Whether you have a brand that’s specifically targeted at a young audience or you simply want to cater to the mature consumers of tomorrow, knowing the ins and outs of youth marketing is a must. With each passing generation, a new one enters the commercial space — a generation with different values, beliefs, and interests than the one before it — so playing the same old marketing cards is a foul game for brands. That is why marketers should always keep an eye out for everything that is afoot in the life and culture of the youth, adapting the brand’s offering and marketing strategy accordingly.
To find out more about youth marketing and its neverending importance, Brandingmag sat down with Jessica Pinkett, Voxburner’s Head of Insights. Jessica’s everyday work peaks with the release of Voxburner’s Youth Trends Report, an annual collection of insights on youth and the marketing surrounding them. The report precedes YMS London — and, this year, YMS: Live — one of the few events dedicated to youth marketing.
Brandingmag: What is youth marketing and why is it so important for both established brands and newcomers?
Jessica Pinkett: ‘Youth marketing’ simply means marketing to young people, which we define as the age range 16-24 in our work here, at Voxburner. We believe it’s vital for brands across all sectors to engage this audience, because they may be students or young adults now, but they will be the most influential consumers of tomorrow.
[The youth] are a discerning consumer group that expects quality goods and services, and they aren’t easily fooled by marketing spin, so transparency is key.
Bm: Data-driven seems to be the growing norm these days. Would a dedicated insights department be worth the investment for brands?
JP: Yes, with all the marketing data and audience insights available to us today, it would be wasteful not to take advantage of this to better inform marketing, product, and business decisions. However, it’s important to utilize a combination of quantitative and qualitative data, so that you can not only spot trends but understand the motivations behind them.
Bm: Your yearly work peaks with the release of a trends report, highly focused on youth. What are the challenges of creating such an intricate issue?
JP: Trends move fast among Gen Z, so a challenge in creating our annual Youth Trends Report is to ensure that the content isn’t outdated by the time it’s released, as the process of research, writing, and design takes a few months from start to finish. For this reason, we focus on spotting emerging trends and, with the input of our youth and expert contributors, analyze and predict how they will develop in the year ahead.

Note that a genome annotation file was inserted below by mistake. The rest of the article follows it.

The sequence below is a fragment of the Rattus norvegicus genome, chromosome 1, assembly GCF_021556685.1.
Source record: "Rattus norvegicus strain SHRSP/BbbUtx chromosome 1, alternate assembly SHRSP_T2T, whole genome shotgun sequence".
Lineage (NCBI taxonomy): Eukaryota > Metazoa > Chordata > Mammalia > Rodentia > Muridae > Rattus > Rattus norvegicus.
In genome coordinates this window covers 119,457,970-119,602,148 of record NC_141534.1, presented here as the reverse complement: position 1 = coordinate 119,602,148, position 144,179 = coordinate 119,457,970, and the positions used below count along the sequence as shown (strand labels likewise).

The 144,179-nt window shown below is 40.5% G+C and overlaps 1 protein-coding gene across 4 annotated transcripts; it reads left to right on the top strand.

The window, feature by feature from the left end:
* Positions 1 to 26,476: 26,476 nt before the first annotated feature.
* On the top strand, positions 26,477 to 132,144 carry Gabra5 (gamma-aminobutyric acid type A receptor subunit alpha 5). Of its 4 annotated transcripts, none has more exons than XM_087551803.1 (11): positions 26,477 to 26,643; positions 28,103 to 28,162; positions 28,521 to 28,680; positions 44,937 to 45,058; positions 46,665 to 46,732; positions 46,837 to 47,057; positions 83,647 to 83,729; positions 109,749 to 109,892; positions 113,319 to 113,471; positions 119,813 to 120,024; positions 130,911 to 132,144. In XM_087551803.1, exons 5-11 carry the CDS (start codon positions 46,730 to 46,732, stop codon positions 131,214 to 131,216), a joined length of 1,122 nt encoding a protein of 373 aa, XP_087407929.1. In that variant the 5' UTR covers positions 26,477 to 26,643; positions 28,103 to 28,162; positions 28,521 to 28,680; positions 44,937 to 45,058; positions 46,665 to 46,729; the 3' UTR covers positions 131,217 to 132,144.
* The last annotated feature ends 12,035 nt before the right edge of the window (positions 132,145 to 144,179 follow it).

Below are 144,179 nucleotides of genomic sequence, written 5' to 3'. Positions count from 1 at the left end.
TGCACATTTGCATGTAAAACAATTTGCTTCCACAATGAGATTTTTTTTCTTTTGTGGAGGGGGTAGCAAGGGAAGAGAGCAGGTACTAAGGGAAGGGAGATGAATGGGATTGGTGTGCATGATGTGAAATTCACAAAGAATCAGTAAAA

Bm: Following these reports, what constants have you noticed and which trends are continuously changing in the ‘youthsphere’?
JP: The advice we give that never changes is not to underestimate the intelligence of the young audience. They are a discerning consumer group that expects quality goods and services, and they aren’t easily fooled by marketing spin, so transparency is key. Where we see more continuous change is in sectors such as tech, fashion, and entertainment, where young consumers are the first to adopt new brands and innovations, and equally the first to move on when something better comes along.
Bm: Millennials are now adults, shifting their needs and wants towards different areas. Are millennial-targeted brands feeling this change in behavior? Are they adapting to it or switching to Gen Z?
JP: It completely depends on the sector and the brand. While some build a relationship with a certain audience and grow up with them, others are targeted to a certain time in a person’s life and need to continuously adapt as new generations move into their target demographic.
Bm: What are the industries that rely the most on Gen Z? What are the common key features of the most successful brands from those categories? What makes them so appealing to Gen Z?
JP: Some of the industries that are really being driven by Gen Z include gaming, streaming, and fast fashion. These are relatively new industries so the leading brands have grown up with Gen Z, and have an innate understanding of what works for this audience.
Bm: What are three key ways in which brands can prepare themselves for the upcoming Gen Alpha?
JP: Our research so far has found that Gen Alpha have many similar traits to Gen Z, but take them a step further. This includes their strong values and passion for making change, particularly on the issue of climate change. Additionally, while Gen Z are digital natives, Gen Alpha see no distinction between the real and digital world, with innovations such as AR and smart speakers being part of their childhoods thanks to their tech-savvy Millennial parents.
Cover image source: Rafaela Biazi